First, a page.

An Estonian-led expedition to Antarctica broke anchor at Tallinn harbor Sunday night, setting sail for the southern hemisphere in the coming days, according to a report on ETV's "Aktuaalne kaamera".
The voyage of the Admiral Bellingshausen, a 24-meter, Dutch-built ketch, marks the 200th anniversary of the discovery of Antarctica, or its ice shelf, by Fabian Gottlieb von Bellingshausen, at the time a Captain in the Imperial Russian Navy, and a Baltic German native of Saaremaa.
The ship is to be seen off by President Kersti Kaljulaid from Saaremaa on Wednesday, but made her first stages a visit first to the northern Estonian coastal town of Sillamäe, followed by Helsinki on Saturday, and Tallinn on Sunday.
The Admiral Bellingshausen also took on board Russian polar explorer Viktor Boyarsky while in Tallinn.
After leaving the Estonian capital, the first port of call was the historical Russian naval island base at Kronstadt, just off St Petersburg, whence von Bellingshausen started his historic voyage.
ERR's Priit Kuusk was on board, and had a minor mishap when opening an oven door in the ship's galley, getting a lapful of potatoes and mushrooms for his troubles.
"Thank God, it wasn't soup or hot broth - it would have landed on my lap," said Kuusk of the incident.
The Admiral Bellingshausen, which weighs 95 tons, was making a fair wind at the time, around 16 m/s (just over 30 Knots) according to the ship's captain, Indrek Lepp.
"She really cuts through the waves when compared with a plastic-hulled craft," Captain Lepp said of the Bellingshausen, whose hull is constructed of metal.
Crew member Karolina Vaino, a first year at the Estonian Maritime Academy in Tallinn, is going along to take samples of pollen, water and microplastics while on the voyage, for researchers at the University of Tartu.
"I've been sailing before, though only for a week, and even then in calm weather. But this is something different, and very interesting," said Vaino, of her experience so far.
Antarctica a model for the rest of the world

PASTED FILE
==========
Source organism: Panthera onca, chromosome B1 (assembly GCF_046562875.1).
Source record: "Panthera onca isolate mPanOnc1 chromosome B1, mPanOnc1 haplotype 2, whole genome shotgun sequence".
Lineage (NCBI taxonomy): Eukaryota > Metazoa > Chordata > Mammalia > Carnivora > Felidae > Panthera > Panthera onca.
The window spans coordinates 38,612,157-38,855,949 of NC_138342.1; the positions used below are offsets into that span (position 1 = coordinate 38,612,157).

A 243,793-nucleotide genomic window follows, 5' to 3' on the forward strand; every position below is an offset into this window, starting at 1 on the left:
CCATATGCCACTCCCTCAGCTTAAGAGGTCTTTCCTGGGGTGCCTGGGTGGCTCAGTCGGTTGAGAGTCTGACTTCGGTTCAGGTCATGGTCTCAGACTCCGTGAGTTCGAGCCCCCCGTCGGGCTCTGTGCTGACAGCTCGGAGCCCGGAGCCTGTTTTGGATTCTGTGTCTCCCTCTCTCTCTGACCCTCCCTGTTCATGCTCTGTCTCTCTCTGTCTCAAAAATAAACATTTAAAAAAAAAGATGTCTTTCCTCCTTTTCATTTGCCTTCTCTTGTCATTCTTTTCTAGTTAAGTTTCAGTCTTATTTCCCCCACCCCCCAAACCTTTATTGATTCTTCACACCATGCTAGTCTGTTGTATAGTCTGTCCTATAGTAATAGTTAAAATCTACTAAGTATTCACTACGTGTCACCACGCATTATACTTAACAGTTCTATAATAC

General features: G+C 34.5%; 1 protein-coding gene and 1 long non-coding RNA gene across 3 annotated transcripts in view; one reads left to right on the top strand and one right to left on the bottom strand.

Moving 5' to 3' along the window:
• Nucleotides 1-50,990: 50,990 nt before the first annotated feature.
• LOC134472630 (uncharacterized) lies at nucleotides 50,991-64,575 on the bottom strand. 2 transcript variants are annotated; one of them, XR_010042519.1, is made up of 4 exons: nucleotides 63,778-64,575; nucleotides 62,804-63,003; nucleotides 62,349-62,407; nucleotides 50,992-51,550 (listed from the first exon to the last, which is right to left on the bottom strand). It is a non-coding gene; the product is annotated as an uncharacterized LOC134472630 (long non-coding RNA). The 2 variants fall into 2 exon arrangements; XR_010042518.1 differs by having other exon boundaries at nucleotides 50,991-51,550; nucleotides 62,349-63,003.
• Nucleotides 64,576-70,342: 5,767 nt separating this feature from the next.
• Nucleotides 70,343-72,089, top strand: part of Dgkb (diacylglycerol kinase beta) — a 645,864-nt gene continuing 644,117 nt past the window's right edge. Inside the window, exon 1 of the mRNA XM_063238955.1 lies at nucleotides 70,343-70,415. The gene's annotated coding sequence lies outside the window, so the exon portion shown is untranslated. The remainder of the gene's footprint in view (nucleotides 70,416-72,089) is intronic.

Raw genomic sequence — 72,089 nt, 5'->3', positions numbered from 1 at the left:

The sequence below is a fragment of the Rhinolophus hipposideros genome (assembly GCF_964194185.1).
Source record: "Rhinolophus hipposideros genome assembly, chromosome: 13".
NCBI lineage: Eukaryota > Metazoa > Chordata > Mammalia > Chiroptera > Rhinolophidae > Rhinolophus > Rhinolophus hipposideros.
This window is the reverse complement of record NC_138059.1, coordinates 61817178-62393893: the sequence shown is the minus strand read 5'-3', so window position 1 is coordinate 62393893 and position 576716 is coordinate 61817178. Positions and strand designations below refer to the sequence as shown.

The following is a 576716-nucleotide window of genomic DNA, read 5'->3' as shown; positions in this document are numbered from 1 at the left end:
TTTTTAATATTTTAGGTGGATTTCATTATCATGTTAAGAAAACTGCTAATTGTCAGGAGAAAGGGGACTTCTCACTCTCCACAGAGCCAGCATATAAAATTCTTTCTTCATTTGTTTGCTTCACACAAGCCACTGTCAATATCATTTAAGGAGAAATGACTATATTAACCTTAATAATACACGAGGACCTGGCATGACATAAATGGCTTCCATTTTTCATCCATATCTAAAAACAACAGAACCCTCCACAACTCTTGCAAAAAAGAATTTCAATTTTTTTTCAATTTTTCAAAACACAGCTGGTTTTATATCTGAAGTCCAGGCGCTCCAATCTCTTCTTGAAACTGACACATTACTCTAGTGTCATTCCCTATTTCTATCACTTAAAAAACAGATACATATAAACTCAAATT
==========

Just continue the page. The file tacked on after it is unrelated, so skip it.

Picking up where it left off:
Viktor Boyarsky, who has travelled to both poles and led commerical trips there, noted the importance of their destination in today's world, both in political and environmental terms.
"Antarctica can serve as a model for all humanity today. It is a continent without national borders. It is governed by the Antarctic Treaty, which has been in existence for 60 years. This is a superb document, which gives Antarctica to the scientists, not to the military," Boyarsky noted.
"Industrialists are forbidden to extract raw materials there, and there is a freedom of expression and a general example that should be emphasized. Maybe some politicians will understand; similarly, there are lessons to be learned regarding the Arctic. The situation is much worse in the Arctic, which is a collection of contradictions," he added.
The Admiral Bellingshausen will not arrive in Antarctica until January 2020, and will be the subject of a TV documentary. She will make further Baltic Sea stops in Lithuania, the Kaliningrad exclave, Poland and Germany, before reaching the Atlantic.
While belief in a vast, southern continent had long been held, at least since the time of Ptolemy in the 1st Century A.D., no known explorers got close to Antarctica until the late 18th Century (the first sighting, by Europeans, of Australia, which unlike Antarctica has an indigenous population, was made in the previous century).
British explorer Captain James Cook felt the existence of the frozen continent highly probable, and got within 120 km of the ice shelf in 1773, but it was not until 1820 when its existence was confirmed beyond all doubt.
The first Russian Antarctic Expedition, led by von Bellingshausen in a sloop around ten times the displacement of the present-day boat bearing his name, spotted the ice shelf on Jan. 27 of that year, three days before British Royal Naval Captain Edward Bransfield did the same.
Land-based exploration began in earnest at the beginning of the 20th century with the British-led Discovery expedition; Anglo-Irish explorer Ernest Shackleton came within 200 km of the pole itself in 1909, with the prize finally claimed by Norwegian Roald Amundsen in 1911.
The original "Aktuaalne kaamera" report (in Estonian) is here.
A gallery of the Bellingshausen while she was anchored at Sillmäe is below.
Editor: Andrew Whyte